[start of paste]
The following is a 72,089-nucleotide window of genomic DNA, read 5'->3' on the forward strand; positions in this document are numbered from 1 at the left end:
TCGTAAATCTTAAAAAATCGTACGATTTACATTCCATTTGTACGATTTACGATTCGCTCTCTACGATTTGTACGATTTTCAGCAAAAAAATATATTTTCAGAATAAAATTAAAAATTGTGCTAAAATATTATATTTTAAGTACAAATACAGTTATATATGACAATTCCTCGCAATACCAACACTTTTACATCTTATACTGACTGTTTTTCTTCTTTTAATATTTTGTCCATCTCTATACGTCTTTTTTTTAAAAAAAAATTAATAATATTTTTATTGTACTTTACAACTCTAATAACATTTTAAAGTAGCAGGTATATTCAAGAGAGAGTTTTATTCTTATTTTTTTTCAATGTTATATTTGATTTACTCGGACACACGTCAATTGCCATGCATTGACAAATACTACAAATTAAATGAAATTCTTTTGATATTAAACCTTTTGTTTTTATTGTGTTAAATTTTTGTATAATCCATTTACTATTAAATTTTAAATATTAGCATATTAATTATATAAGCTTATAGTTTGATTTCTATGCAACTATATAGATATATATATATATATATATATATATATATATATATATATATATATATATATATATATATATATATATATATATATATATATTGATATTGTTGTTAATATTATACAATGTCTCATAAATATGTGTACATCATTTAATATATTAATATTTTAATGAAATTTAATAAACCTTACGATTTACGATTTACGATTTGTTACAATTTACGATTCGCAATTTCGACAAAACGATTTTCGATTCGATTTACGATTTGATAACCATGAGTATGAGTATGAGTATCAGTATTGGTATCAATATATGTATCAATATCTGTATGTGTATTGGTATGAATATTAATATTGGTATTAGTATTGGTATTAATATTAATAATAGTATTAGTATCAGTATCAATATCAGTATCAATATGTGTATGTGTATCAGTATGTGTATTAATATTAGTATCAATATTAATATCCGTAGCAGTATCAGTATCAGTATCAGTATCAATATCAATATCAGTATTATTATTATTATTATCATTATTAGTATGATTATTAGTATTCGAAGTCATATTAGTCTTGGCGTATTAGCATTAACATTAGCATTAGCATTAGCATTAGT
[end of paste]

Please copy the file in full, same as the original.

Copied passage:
The following is a 72,089-nucleotide window of genomic DNA, read 5'->3' on the forward strand; positions in this document are numbered from 1 at the left end:
TCGTAAATCTTAAAAAATCGTACGATTTACATTCCATTTGTACGATTTACGATTCGCTCTCTACGATTTGTACGATTTTCAGCAAAAAAATATATTTTCAGAATAAAATTAAAAATTGTGCTAAAATATTATATTTTAAGTACAAATACAGTTATATATGACAATTCCTCGCAATACCAACACTTTTACATCTTATACTGACTGTTTTTCTTCTTTTAATATTTTGTCCATCTCTATACGTCTTTTTTTTAAAAAAAAATTAATAATATTTTTATTGTACTTTACAACTCTAATAACATTTTAAAGTAGCAGGTATATTCAAGAGAGAGTTTTATTCTTATTTTTTTTCAATGTTATATTTGATTTACTCGGACACACGTCAATTGCCATGCATTGACAAATACTACAAATTAAATGAAATTCTTTTGATATTAAACCTTTTGTTTTTATTGTGTTAAATTTTTGTATAATCCATTTACTATTAAATTTTAAATATTAGCATATTAATTATATAAGCTTATAGTTTGATTTCTATGCAACTATATAGATATATATATATATATATATATATATATATATATATATATATATATATATATATATATATATATATATATATATATATATATTGATATTGTTGTTAATATTATACAATGTCTCATAAATATGTGTACATCATTTAATATATTAATATTTTAATGAAATTTAATAAACCTTACGATTTACGATTTACGATTTGTTACAATTTACGATTCGCAATTTCGACAAAACGATTTTCGATTCGATTTACGATTTGATAACCATGAGTATGAGTATGAGTATCAGTATTGGTATCAATATATGTATCAATATCTGTATGTGTATTGGTATGAATATTAATATTGGTATTAGTATTGGTATTAATATTAATAATAGTATTAGTATCAGTATCAATATCAGTATCAATATGTGTATGTGTATCAGTATGTGTATTAATATTAGTATCAATATTAATATCCGTAGCAGTATCAGTATCAGTATCAGTATCAATATCAATATCAGTATTATTATTATTATTATCATTATTAGTATGATTATTAGTATTCGAAGTCATATTAGTCTTGGCGTATTAGCATTAACATTAGCATTAGCATTAGCATTAGT